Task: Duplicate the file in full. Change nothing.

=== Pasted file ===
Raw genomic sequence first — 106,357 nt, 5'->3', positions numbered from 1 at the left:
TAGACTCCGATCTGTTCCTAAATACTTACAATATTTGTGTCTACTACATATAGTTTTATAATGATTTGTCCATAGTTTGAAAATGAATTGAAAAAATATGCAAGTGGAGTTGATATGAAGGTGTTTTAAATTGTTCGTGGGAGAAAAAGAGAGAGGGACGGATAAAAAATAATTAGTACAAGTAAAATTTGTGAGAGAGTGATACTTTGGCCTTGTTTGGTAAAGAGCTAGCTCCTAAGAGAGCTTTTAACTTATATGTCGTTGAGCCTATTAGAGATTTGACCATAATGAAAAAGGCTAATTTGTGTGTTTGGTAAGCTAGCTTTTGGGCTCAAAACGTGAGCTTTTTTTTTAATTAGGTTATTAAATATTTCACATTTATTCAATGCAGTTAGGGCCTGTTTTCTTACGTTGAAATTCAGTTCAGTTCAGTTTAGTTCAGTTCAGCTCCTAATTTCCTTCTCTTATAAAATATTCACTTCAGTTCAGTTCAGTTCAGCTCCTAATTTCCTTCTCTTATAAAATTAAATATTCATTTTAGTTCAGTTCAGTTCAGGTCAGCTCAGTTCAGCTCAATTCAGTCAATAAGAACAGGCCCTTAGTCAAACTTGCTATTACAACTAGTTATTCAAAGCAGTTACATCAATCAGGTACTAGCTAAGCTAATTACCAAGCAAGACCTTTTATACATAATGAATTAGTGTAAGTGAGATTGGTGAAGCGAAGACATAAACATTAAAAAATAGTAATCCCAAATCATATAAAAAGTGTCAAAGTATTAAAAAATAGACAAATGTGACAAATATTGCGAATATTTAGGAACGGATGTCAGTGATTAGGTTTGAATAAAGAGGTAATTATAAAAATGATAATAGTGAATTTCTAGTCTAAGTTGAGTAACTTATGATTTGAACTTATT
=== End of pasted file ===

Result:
Raw genomic sequence first — 106,357 nt, 5'->3', positions numbered from 1 at the left:
TAGACTCCGATCTGTTCCTAAATACTTACAATATTTGTGTCTACTACATATAGTTTTATAATGATTTGTCCATAGTTTGAAAATGAATTGAAAAAATATGCAAGTGGAGTTGATATGAAGGTGTTTTAAATTGTTCGTGGGAGAAAAAGAGAGAGGGACGGATAAAAAATAATTAGTACAAGTAAAATTTGTGAGAGAGTGATACTTTGGCCTTGTTTGGTAAAGAGCTAGCTCCTAAGAGAGCTTTTAACTTATATGTCGTTGAGCCTATTAGAGATTTGACCATAATGAAAAAGGCTAATTTGTGTGTTTGGTAAGCTAGCTTTTGGGCTCAAAACGTGAGCTTTTTTTTTAATTAGGTTATTAAATATTTCACATTTATTCAATGCAGTTAGGGCCTGTTTTCTTACGTTGAAATTCAGTTCAGTTCAGTTTAGTTCAGTTCAGCTCCTAATTTCCTTCTCTTATAAAATATTCACTTCAGTTCAGTTCAGTTCAGCTCCTAATTTCCTTCTCTTATAAAATTAAATATTCATTTTAGTTCAGTTCAGTTCAGGTCAGCTCAGTTCAGCTCAATTCAGTCAATAAGAACAGGCCCTTAGTCAAACTTGCTATTACAACTAGTTATTCAAAGCAGTTACATCAATCAGGTACTAGCTAAGCTAATTACCAAGCAAGACCTTTTATACATAATGAATTAGTGTAAGTGAGATTGGTGAAGCGAAGACATAAACATTAAAAAATAGTAATCCCAAATCATATAAAAAGTGTCAAAGTATTAAAAAATAGACAAATGTGACAAATATTGCGAATATTTAGGAACGGATGTCAGTGATTAGGTTTGAATAAAGAGGTAATTATAAAAATGATAATAGTGAATTTCTAGTCTAAGTTGAGTAACTTATGATTTGAACTTATT